Tatsunoko vs Capcom: Ultimate All-Stars Review

By Adam Ma on January 25, 2011

The latest in Capcom's VS fighting game series, Tatsunoko vs Capcom: Ultimate All-Stars represents a large collaboration between two entertainment giants. Featuring a host of characters from popular Capcom franchises in addition to classic manga heroes and villians from Tatsunoko Productions, Ultimate All-Stars is the second version of this game to be released. Boasting some game changes, including new characters not featured in the Japanese version, it's very interesting to see exactly how this title stands out against other console fighting games.

Unlike other fighting titles, Tatsunoko vs Capcom features 2v2 combat - players select two fighters and participate in only one round. It's an odd shift from the norm, as most fighting games feature at least a best-of-three setup, but it works just fine. Characters as a whole have extremely large health bars, and individual attacks only do minimal damage. As a result, the game is extremely combo oriented. Between switching characters mid-fight and using a super attack right in the middle of another super attack, the complexity of the game runs quite deep.

Tatsunoko vs Capcom Megman

This would spell trouble if it wasn't for the games extremely intuitive controls. Heavy, light and medium attacks are spaced out between individual buttons, and each character has an extremely distinct style. It doesn't take very long to figure out how each fighter plays, and those who're familiar with the comics/games they come from will have an even easier time dissecting their powers. The controls also work well with various controller setups, though the game is designed to function best with the fight-stick (made exclusively for this game). There are various setups between the Gamecube or Wii Remote controls (with or without nunchuck) and it really boils down to personal preference for which to use.

Taking into consideration that the game is designed to be a 2v2 match, it's not just about the single characters selected, but the combination of two that really changes the flow of the game. It's completely possible to select characters that work well alone, or to pick ones that combo really well with one another. This is the sort of variety that a lot of games miss out on, and Tatsunoko vs Capcom embraces with phenomenal effect. Fans of the Marvel vs Capcom series will be very familiar with the setup, but while that game can at times be unforgiving to new players, this title is extremely player friendly.

While Capcom is known to host standalone fighting games, like Street Fighter, those with limited, to no experience with the Tatsunoko portion of the roster will be just fine as well, the entire cast has a very retro-eighties feel to it. Seeing a large man with a sword shoot a rainbow laser from his eyes to devastate his opponents never gets old, and it serves as an extremely bold line to distinguish the 'video game characters' from the 'comic book adapted characters'. From a stylistic standpoint, it's hard to ask for anything more.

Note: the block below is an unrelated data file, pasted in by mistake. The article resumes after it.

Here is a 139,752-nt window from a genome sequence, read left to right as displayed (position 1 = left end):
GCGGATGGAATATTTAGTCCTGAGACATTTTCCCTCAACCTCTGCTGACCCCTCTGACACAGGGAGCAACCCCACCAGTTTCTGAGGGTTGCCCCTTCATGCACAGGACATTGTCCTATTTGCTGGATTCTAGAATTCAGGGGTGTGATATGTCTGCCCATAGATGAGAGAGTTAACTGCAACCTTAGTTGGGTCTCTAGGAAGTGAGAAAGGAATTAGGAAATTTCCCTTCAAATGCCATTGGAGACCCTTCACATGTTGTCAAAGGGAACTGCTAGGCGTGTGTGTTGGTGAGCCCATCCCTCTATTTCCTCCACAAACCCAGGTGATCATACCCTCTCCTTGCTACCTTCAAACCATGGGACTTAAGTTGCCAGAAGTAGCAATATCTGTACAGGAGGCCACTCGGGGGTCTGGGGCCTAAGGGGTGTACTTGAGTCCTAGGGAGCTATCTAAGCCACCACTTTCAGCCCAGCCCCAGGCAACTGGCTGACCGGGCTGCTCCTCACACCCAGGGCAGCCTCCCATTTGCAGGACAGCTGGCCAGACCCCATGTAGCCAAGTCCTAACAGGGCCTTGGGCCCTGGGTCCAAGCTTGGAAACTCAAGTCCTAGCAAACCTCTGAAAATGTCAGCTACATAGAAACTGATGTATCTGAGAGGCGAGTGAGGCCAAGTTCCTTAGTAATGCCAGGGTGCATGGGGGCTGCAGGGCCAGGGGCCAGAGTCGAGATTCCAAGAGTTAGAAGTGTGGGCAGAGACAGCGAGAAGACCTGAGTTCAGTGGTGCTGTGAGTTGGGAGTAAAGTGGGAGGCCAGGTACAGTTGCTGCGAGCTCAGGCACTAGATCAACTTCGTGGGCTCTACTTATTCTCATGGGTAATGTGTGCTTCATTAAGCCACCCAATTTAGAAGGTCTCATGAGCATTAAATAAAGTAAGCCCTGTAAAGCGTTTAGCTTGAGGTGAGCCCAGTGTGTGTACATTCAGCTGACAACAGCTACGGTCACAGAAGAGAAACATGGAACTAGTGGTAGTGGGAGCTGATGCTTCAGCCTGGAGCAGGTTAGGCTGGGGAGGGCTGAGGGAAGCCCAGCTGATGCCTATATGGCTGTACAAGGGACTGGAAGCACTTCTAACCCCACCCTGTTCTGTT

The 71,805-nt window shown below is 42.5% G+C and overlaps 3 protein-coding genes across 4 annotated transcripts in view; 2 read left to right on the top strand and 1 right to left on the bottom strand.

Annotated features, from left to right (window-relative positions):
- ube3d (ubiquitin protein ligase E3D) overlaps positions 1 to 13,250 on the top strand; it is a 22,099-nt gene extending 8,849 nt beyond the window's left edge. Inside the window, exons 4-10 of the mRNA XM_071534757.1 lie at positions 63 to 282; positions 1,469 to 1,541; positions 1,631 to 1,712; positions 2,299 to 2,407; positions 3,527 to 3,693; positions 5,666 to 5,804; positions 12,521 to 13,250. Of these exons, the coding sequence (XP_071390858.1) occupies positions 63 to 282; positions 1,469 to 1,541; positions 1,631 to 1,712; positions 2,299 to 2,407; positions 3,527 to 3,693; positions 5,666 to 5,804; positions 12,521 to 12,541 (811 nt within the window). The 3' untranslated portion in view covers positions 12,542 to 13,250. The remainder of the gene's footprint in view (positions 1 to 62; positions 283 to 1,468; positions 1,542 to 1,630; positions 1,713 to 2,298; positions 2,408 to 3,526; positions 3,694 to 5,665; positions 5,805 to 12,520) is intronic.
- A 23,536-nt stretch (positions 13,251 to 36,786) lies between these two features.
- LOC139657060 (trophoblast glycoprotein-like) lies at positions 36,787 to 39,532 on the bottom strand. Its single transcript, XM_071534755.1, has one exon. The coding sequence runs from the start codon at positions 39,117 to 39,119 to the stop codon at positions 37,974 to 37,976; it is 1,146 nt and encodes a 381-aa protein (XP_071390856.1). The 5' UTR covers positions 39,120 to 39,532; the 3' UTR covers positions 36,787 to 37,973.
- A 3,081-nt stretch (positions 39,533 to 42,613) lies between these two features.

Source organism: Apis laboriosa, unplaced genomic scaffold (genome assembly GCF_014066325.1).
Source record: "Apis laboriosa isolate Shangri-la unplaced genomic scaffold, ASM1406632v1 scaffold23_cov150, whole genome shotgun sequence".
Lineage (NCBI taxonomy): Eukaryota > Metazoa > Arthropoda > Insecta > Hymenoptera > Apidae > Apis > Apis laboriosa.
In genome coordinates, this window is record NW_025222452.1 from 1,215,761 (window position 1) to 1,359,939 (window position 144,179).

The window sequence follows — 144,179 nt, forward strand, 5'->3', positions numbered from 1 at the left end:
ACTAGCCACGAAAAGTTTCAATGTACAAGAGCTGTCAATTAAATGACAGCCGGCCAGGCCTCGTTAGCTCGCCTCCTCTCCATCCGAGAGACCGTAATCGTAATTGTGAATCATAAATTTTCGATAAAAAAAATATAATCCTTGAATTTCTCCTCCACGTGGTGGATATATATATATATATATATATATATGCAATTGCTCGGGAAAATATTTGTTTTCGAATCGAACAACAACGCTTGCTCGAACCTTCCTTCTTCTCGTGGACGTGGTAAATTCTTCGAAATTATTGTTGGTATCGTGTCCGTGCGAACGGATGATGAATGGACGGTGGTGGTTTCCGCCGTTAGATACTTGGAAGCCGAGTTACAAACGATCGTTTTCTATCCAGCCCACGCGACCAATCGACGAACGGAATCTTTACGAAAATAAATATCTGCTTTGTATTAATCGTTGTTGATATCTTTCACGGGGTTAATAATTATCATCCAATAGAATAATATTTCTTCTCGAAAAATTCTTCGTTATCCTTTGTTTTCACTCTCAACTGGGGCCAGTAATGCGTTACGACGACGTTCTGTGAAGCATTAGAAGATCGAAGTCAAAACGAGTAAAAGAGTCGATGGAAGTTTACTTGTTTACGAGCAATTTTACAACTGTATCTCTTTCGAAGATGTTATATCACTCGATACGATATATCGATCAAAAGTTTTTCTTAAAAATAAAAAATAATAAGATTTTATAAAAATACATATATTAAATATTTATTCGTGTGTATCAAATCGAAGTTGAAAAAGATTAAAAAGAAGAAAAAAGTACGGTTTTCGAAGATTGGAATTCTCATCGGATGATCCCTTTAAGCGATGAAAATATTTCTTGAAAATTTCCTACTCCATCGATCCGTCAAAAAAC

Tatsunoko vs Capcom Frank West

Another pleasant surprise is the game's loading times being almost non-existent. The menus are extremely easy to run though and setup between matches takes almost no time at all. This is great since with only one round of combat, it would be painful to have to wait extensively for another - that's far from the case here. Unfortunately while the arcade mode is fun in its own right, the real bulk of entertainment comes from playing with another person. To supplement this Tatsunoko vs Capcom offers Survival and Time Attack settings, letting players hone their skills against objectives. There's a lot to be done in single player, make no mistake, but without an additional person to enjoy the game with things can get repetitive (as most fighting games can).

Graphically the game is very nice, not high in the realism or detail department but still good looking. The screen stays mostly clear from distractions during fights, and super attacks offer just enough flair to look cool while at the same time avoid any possible lag. The soundtrack can be a treat, or unremarkable depending on where you're coming from. Catering directly to the fans, much of the soundtrack consists of themes from various shows or games, recognizing favorite scores is fun but as a result others may pass by without notice.

With online matchmaking and a host of characters to choose from Tatsunoko vs Capcom has a lot to offer. Unlocking each of the individual storylines, as well as alternate costumes and secret characters, players should find themselves quite busy. Ultimate All-Shooters also adds a nice break in between the fighting, as players can shoot their way through various level paths to fight different bosses depending on their performance. Combined with the potential for new downloadable characters for its already extensive cast there's no doubt that Tatsunoko vs Capcom holds a lot of replay value.

Final Thoughts

Overall the game is a blast. Fans of fighting games definitely don't want to miss out on this title. The only downside could be figuring out what controller works best, and perhaps struggling on learning each of the character's nuisances. Though the game has been out for a while in Japan its release does come with enough new (and revised) content to justify the wait. A lot of fun to play, easy to pick up, and with a lot to master Tatsunoko vs Capcom is a must have for any fan of Wii multiplayer games.

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